For the ASX-listed gold sector, the end of the reporting season this week could not have come quick enough.
It has been a bruising few weeks as underwhelming full-year financial results – irrespective of how well telegraphed weak profits, missed guidance, modest free cash flows and asset impairments were – coincided with a lack of investor buying interest in gold equities.
As one senior executive quipped during the week, a decent buy order for scrip in many of the ASX gold cohort could have quite a dramatic, positive impact on the share price – such is the lack of trading interest at the moment.
It is certainly a sentiment the $8.7 billion Northern Star Resources (ASX: NST) will be hoping translates into reality when, in a couple of weeks, it can kick off the on-market share buy-back it announced alongside its full-year profit on Monday.
The buy-back, for up to $300 million of Northern Star stock, is a first for the second-largest ASX gold producer and owner of the Super Pit.
Northern Star was one of the few gold sector players to meet its FY22 production and cost guidance – 1.56 million ounces at all-in sustaining costs of $1633/oz – and not impair the book value of any of its assets.
That is not to say it has been an easy year for the company, which posted full-year cash earnings of $1 billion – used by investors to estimate the likely dividend – and a statutory net profit of $430 million. Northern Star also reiterated its FY23 guidance of 1.56-1.68moz at AISC of $1630-1690/oz.
The 11.5¢ fully franked final dividend, payable on September 29, will bring to $1 billion the cash returned to Northern Star shareholders over the past 10 years.
Gold stocks are not renowned for their dividend payment history – in fact, better known for talking about dividends – so Northern Star is a nice exception.
And smaller peer Gold Road Resources (ASX: GOR) is fast joining the league of walking the shareholder cash returns talk.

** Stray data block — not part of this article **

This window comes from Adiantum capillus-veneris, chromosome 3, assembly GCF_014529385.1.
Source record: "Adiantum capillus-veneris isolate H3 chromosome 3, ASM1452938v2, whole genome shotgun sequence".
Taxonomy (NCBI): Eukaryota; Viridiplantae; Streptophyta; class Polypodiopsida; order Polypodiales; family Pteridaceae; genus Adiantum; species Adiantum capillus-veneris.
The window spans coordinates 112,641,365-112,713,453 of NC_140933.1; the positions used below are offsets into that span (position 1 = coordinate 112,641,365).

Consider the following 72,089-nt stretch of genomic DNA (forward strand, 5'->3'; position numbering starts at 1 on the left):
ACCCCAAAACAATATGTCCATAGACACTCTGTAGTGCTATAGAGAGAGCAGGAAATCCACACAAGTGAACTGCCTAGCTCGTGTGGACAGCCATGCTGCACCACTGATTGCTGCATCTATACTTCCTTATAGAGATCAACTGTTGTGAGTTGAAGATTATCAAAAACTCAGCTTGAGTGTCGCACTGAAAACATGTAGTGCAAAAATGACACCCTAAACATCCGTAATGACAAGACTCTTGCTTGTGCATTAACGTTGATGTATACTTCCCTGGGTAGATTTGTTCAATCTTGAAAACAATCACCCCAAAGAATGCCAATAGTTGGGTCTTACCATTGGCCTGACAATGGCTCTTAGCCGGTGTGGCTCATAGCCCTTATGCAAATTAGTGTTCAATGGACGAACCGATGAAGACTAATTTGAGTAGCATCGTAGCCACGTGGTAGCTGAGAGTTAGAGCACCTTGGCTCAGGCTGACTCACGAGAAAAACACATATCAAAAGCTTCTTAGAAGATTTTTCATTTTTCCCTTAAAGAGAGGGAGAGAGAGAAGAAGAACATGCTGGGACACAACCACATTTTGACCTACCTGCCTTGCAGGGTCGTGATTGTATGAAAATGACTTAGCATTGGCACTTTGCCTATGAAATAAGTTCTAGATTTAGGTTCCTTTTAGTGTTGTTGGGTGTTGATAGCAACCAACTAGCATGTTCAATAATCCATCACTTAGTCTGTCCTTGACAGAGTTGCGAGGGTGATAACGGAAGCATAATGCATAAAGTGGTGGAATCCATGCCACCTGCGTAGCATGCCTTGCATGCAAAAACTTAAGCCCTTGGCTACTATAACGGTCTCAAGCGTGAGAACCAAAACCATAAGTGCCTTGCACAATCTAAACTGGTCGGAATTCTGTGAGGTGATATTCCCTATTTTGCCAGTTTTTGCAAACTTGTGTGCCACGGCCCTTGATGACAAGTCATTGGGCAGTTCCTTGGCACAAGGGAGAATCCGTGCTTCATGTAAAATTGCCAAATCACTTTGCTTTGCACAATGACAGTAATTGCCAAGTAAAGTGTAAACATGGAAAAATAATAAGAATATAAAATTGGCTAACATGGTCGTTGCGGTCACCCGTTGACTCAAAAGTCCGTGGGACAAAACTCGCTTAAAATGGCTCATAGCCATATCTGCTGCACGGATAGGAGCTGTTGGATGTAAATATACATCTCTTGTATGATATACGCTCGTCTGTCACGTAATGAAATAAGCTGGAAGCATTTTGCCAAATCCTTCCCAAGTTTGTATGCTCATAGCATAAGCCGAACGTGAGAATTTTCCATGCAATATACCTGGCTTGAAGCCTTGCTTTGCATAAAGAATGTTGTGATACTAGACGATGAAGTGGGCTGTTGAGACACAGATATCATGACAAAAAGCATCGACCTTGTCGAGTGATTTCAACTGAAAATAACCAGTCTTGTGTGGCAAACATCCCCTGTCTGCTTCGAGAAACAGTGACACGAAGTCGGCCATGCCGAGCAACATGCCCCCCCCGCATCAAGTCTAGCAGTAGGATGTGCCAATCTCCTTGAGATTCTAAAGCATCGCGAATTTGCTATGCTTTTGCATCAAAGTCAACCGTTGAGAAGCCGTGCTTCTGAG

Gold Road, which discovered the massive Gruyere deposit in WA’s northern Goldfields which it and 50-50 partner Gold Fields have turned into a Tier 1 mine, reported a strong half-year profit on Tuesday.
Of most joy for investors was that Gold Road reiterated its 2022 calendar year guidance – Gruyere to produce 300,000-340,000oz with Gold Road tipping its half-share of production to incur AISC of $1270-1470/oz – while the interim fully franked dividend of 1¢ a share was better than expected.
Gold Road’s shares closed at $1.225 last night to give the company a $1.3 billion market capitalisation.
The sell-side clearly sees a lot of upside for Gold Road, based on analysts’ 12-month price targets.
Jefferies says buy with a 12-month price target of $1.70 per Gold Road share, Macquarie says outperform and tips $1.60, Canaccord Genuity says buy and tips $1.85, Bell Potter says buy and tips $1.75, Barrenjoey says overweight and $1.55 and Ord Minnett says buy and $1.75.
Given the lack of interest in gold equities generally, Gold Road has its fans.
As does Northern Star, whose shares closed at $7.38 yesterday, with Ord Minnett (12-month price target $11.10), Barrenjoey ($11) and UBS ($9.60) among the supporters.
There is a growing view that Northern Star is the preferred large-cap gold pick.
At some stage, one would expect the buyers’ interest to pick up again.